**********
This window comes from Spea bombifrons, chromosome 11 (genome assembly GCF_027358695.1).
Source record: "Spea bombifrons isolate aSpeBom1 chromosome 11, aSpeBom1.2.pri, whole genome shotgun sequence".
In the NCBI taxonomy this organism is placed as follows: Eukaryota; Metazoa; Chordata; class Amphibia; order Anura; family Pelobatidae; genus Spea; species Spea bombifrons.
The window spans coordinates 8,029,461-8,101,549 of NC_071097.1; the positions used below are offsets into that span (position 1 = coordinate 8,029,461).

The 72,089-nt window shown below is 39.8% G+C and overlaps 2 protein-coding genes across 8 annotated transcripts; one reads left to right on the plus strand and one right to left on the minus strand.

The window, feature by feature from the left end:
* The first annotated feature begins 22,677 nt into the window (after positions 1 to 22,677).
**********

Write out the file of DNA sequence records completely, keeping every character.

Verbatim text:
This window comes from Spea bombifrons, chromosome 11 (genome assembly GCF_027358695.1).
Source record: "Spea bombifrons isolate aSpeBom1 chromosome 11, aSpeBom1.2.pri, whole genome shotgun sequence".
In the NCBI taxonomy this organism is placed as follows: Eukaryota; Metazoa; Chordata; class Amphibia; order Anura; family Pelobatidae; genus Spea; species Spea bombifrons.
The window spans coordinates 8,029,461-8,101,549 of NC_071097.1; the positions used below are offsets into that span (position 1 = coordinate 8,029,461).

The 72,089-nt window shown below is 39.8% G+C and overlaps 2 protein-coding genes across 8 annotated transcripts; one reads left to right on the plus strand and one right to left on the minus strand.

The window, feature by feature from the left end:
* The first annotated feature begins 22,677 nt into the window (after positions 1 to 22,677).